In early April, the lower chamber of Kazakhstan’s parliament approved the first reading of a bill that would ban the purchase and rental of farmland by foreigners. The bill was called for by President Kassym-Jomart Tokayev earlier this year and comes as a deadline looms: The expiration of a five-year moratorium on land sales put in place by then-President Nursultan Nazarbayev to quell large public outcry against a government plan to attract foreign investors to the Kazakh steppe.
Nevertheless, some Kazakhs see loopholes in the bill given that it aims only to prevent the sale of agricultural land to foreigners. On April 24, an estimated 200 people protested the draft bill in Almaty. The unsanctioned protest drew the typical large police response but was far from the size of the protests back in 2016.
The so-called Land Code protests of 2016 cropped up in response to changes in the Kazakhstan’s land code, which were signed into law in November 2015 and set to go into effect on July 1, 2016. Part of Kazakhstan’s “100 concrete steps to reform,” the changes aimed to make unused agricultural land available for purchase by Kazakh citizens or joint ventures or for rent by foreigners for up to 25 years via land auctions. The proceeds of such sales or rental agreements would accrue to the state’s sovereign wealth fund.
On the surface, the changes made sense. Kazakhstan is physically the ninth largest country in the world, with one of the lowest population densities. More plainly: It’s a big country with (relatively) few people. With oil and gas revenues sinking, the authorities in Kazakhstan hoped to offer up another resource: land. But the Kazakh authorities underestimated how easily misunderstood its policies could be.
The issue, for some, is rooted in the rumor that land would be sold outright to foreigners. For others, more realistic fears pushed them to the streets: the possibility that the best land would be purchased by Kazakhstan’s elites for cheap or by the Chinese. Given recent corruption scandals involving Kazakhstan’s elites, the first worry is legitimate. As Bruce Pannier at RFE/RL explained this would not be the first time land transfers and China angered Kazakh citizens. In the late 1990s, Kazakhstan celebrated the fact that it came away from border delimitation negotiations with China with 56.9 percent “of the disputed territory but critics pointed out that the remaining 43.1 percent had been Kazakhstan’s land until the new deal with China.”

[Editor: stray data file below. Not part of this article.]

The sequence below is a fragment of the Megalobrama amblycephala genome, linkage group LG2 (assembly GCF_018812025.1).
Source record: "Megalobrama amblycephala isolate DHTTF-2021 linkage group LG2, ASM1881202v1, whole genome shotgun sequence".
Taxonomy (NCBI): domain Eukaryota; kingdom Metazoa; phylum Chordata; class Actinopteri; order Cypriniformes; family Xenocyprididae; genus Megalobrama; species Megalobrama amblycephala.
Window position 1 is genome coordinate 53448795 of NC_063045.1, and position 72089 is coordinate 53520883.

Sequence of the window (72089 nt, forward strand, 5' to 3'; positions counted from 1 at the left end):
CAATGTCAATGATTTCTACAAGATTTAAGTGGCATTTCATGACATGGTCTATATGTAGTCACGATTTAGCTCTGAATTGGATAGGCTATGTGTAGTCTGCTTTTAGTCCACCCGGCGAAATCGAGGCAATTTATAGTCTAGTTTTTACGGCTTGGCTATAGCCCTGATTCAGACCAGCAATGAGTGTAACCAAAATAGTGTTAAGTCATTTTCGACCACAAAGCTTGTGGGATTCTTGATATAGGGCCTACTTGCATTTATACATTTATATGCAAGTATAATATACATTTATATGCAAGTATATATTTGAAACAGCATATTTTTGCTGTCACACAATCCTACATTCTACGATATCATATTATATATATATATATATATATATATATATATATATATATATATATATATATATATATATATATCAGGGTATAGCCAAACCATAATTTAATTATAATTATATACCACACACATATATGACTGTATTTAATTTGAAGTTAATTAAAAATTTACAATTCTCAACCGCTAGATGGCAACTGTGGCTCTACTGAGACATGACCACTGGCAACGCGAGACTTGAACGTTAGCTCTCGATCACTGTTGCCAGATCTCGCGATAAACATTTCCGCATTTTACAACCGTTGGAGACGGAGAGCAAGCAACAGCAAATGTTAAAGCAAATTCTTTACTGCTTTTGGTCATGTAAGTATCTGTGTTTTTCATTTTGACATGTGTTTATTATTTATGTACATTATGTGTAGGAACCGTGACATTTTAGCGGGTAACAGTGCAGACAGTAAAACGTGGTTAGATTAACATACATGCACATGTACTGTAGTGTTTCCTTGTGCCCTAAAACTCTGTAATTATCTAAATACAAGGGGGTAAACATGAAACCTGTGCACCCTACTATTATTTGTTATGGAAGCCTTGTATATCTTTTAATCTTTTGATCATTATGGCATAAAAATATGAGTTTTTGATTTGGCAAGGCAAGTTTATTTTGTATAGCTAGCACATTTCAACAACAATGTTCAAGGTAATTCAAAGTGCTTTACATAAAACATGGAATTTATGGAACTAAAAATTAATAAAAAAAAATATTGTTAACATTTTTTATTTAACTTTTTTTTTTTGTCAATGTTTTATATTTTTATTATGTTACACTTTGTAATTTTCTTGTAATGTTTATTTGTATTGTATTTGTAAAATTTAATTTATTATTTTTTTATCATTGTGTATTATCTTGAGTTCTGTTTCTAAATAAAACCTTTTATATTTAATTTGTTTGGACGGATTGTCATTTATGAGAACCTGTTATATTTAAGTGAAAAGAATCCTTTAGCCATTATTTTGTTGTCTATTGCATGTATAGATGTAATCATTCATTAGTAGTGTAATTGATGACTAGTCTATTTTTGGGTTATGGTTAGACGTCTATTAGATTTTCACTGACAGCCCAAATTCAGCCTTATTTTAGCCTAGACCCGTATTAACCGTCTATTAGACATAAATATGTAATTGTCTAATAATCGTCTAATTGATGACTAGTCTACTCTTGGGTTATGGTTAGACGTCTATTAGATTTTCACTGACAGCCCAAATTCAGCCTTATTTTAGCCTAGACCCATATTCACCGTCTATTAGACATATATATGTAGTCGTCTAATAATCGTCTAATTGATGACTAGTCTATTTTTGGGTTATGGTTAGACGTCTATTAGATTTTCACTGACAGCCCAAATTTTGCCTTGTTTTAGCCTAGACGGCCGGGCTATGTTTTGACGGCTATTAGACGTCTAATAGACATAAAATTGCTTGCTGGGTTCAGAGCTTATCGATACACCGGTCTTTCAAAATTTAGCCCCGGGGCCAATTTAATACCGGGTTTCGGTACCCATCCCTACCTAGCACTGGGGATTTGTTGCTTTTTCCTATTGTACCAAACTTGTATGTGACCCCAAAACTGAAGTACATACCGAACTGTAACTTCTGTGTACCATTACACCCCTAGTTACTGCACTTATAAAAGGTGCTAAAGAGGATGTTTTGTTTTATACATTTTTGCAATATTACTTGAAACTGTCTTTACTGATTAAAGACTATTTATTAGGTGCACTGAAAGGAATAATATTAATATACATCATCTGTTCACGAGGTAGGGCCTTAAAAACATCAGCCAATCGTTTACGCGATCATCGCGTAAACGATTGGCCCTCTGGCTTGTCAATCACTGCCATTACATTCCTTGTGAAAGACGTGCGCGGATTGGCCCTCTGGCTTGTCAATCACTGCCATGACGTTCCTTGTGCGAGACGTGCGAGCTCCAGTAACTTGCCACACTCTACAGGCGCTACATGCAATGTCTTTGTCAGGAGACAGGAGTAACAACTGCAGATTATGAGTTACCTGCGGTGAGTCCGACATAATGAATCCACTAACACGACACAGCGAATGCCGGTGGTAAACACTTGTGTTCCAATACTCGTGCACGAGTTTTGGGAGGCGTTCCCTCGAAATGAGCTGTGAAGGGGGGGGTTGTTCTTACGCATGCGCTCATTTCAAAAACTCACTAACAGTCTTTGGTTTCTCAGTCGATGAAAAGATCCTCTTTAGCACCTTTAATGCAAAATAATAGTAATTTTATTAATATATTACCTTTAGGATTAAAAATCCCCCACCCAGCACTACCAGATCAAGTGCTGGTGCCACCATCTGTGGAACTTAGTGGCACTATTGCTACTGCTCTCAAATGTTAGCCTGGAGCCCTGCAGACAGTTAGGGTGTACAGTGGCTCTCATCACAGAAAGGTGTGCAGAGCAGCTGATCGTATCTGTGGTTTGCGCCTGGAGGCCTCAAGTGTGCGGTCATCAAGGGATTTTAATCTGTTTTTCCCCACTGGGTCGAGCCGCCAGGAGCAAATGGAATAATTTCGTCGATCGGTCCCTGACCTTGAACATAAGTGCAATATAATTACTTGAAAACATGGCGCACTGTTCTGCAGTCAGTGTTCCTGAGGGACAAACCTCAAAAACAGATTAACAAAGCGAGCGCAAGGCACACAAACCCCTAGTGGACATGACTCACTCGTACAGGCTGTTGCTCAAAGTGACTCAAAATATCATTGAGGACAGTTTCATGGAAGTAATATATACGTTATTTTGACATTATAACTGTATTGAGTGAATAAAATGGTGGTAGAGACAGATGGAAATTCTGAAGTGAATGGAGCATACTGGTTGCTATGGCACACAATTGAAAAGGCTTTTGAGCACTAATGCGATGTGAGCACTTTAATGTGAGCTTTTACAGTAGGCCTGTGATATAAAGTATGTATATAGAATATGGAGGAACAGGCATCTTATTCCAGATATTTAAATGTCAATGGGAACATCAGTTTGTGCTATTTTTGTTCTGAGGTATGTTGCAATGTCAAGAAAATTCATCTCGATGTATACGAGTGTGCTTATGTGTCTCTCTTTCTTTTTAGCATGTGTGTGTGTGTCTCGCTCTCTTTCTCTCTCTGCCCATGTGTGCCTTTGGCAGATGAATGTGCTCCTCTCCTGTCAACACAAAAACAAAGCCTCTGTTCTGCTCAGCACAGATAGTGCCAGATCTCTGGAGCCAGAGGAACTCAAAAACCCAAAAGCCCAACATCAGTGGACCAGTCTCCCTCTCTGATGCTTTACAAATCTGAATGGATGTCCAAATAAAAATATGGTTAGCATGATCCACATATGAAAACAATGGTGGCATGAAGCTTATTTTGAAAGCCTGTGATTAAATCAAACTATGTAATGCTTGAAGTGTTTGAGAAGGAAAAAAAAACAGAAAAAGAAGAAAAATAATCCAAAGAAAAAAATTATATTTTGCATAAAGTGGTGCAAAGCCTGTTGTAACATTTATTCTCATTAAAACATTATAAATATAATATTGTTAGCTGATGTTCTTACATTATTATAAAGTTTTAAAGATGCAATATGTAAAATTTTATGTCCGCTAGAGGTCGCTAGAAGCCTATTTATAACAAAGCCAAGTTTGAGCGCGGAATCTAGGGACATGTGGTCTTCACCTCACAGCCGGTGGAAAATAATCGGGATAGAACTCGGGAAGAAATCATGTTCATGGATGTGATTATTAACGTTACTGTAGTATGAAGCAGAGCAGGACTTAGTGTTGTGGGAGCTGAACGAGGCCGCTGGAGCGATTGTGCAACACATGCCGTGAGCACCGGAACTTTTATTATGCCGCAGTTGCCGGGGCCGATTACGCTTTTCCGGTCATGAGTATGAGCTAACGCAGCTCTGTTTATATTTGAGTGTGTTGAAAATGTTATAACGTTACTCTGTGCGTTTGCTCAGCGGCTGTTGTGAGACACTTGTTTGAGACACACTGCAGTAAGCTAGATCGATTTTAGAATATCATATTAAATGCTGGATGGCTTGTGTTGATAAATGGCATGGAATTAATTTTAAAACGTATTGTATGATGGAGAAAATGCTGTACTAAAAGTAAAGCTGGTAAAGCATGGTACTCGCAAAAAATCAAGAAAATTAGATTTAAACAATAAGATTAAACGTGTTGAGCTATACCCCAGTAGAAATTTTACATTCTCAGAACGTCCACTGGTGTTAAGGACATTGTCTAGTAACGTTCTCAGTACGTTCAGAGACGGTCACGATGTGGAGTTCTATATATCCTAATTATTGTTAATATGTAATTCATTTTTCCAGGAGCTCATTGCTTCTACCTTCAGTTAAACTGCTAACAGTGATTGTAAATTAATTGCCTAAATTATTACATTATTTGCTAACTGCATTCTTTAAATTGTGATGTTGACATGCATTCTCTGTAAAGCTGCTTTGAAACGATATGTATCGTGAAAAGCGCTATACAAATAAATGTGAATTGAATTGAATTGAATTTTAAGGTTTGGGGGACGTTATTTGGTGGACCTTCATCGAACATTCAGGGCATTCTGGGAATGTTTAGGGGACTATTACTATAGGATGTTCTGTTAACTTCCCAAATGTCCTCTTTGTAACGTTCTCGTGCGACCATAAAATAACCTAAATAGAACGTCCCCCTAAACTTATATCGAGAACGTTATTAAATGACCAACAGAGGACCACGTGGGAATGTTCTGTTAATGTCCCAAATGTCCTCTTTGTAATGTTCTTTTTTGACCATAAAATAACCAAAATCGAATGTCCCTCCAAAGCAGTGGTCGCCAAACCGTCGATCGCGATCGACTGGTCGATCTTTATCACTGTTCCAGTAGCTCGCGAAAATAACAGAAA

As the changes closed in on coming to fruition, a protest movement — fed in part by misunderstanding and misinformation, but also frustration at the government, anger about corruption, and a lack of transparency — grew. In April and early May 2016, demonstrations were held in cities across Kazakhstan, arguably the largest and widest-spread protest movement in contemporary Kazakhstan. As RFE/RL reported at the time, “demonstrations against the proposed privatization of land in the major cities of the east (Astana and Almaty), in oil towns in the west (Atyrau and Aktau), in towns in the north (Aktobe and Semey), and in the south (Shymkent).” [Editor’s Note: Astana, the Kazakh capital, has since been renamed Nur-Sultan].
Nazarbayev’s first reaction to the protests in 2016 was to suggest they were the work of provocateurs. Two prominent activists were arrested for their role in orchestrating protests. Talghat Ayan was released in 2018 and Maks Bokayev was released from prison earlier this year.
After two weeks of protests Nazarbayev pivoted, putting in place a moratorium on the land code changes (at first to 2017, later extended to 2021). Yerbolat Dosayev, the minister of national economy, resigned. (But don’t worry, Dosayev was later appointed deputy prime minister in 2017 and in 2019 made governor of the National Bank of Kazakhstan).
Five years later, with the land code changes pending but the economic logic of privatization still valid, Tokayev has sought to make permanent the moratorium. But as the demonstrations and Eurasianet’s recent reporting on this issue suggests, the matter is far from settled. The draft bill to ban the sale and renting of land to foreigners may appease ardent nationalists in Kazakhstan, but it may also just serve to push such arrangements further from public view.